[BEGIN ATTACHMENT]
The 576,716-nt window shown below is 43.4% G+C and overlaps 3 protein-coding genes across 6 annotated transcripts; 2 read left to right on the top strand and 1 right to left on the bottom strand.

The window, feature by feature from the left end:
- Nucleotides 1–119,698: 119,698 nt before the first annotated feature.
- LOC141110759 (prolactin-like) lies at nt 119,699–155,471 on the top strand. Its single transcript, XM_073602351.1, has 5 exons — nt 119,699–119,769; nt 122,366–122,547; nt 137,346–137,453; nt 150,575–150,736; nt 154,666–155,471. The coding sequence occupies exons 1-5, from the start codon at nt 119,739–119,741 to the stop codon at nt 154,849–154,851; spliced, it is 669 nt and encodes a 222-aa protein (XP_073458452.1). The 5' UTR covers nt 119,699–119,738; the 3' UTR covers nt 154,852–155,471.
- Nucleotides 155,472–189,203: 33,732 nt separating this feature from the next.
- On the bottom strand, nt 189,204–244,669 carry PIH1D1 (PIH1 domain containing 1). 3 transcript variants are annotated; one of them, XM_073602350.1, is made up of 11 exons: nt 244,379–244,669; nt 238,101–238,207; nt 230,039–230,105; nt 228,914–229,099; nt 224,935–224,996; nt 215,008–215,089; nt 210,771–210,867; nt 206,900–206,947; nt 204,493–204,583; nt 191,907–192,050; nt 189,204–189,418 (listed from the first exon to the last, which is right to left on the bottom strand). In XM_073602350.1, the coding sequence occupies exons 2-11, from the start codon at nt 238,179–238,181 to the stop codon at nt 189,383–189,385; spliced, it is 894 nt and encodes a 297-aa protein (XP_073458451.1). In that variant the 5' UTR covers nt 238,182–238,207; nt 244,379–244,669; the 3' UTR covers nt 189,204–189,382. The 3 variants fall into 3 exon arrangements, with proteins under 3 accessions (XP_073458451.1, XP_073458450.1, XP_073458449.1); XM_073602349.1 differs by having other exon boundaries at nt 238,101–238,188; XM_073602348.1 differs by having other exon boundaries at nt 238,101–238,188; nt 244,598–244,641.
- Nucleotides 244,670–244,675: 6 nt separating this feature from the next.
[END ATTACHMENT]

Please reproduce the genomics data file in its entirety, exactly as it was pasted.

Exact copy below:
The 576,716-nt window shown below is 43.4% G+C and overlaps 3 protein-coding genes across 6 annotated transcripts; 2 read left to right on the top strand and 1 right to left on the bottom strand.

The window, feature by feature from the left end:
- Nucleotides 1–119,698: 119,698 nt before the first annotated feature.
- LOC141110759 (prolactin-like) lies at nt 119,699–155,471 on the top strand. Its single transcript, XM_073602351.1, has 5 exons — nt 119,699–119,769; nt 122,366–122,547; nt 137,346–137,453; nt 150,575–150,736; nt 154,666–155,471. The coding sequence occupies exons 1-5, from the start codon at nt 119,739–119,741 to the stop codon at nt 154,849–154,851; spliced, it is 669 nt and encodes a 222-aa protein (XP_073458452.1). The 5' UTR covers nt 119,699–119,738; the 3' UTR covers nt 154,852–155,471.
- Nucleotides 155,472–189,203: 33,732 nt separating this feature from the next.
- On the bottom strand, nt 189,204–244,669 carry PIH1D1 (PIH1 domain containing 1). 3 transcript variants are annotated; one of them, XM_073602350.1, is made up of 11 exons: nt 244,379–244,669; nt 238,101–238,207; nt 230,039–230,105; nt 228,914–229,099; nt 224,935–224,996; nt 215,008–215,089; nt 210,771–210,867; nt 206,900–206,947; nt 204,493–204,583; nt 191,907–192,050; nt 189,204–189,418 (listed from the first exon to the last, which is right to left on the bottom strand). In XM_073602350.1, the coding sequence occupies exons 2-11, from the start codon at nt 238,179–238,181 to the stop codon at nt 189,383–189,385; spliced, it is 894 nt and encodes a 297-aa protein (XP_073458451.1). In that variant the 5' UTR covers nt 238,182–238,207; nt 244,379–244,669; the 3' UTR covers nt 189,204–189,382. The 3 variants fall into 3 exon arrangements, with proteins under 3 accessions (XP_073458451.1, XP_073458450.1, XP_073458449.1); XM_073602349.1 differs by having other exon boundaries at nt 238,101–238,188; XM_073602348.1 differs by having other exon boundaries at nt 238,101–238,188; nt 244,598–244,641.
- Nucleotides 244,670–244,675: 6 nt separating this feature from the next.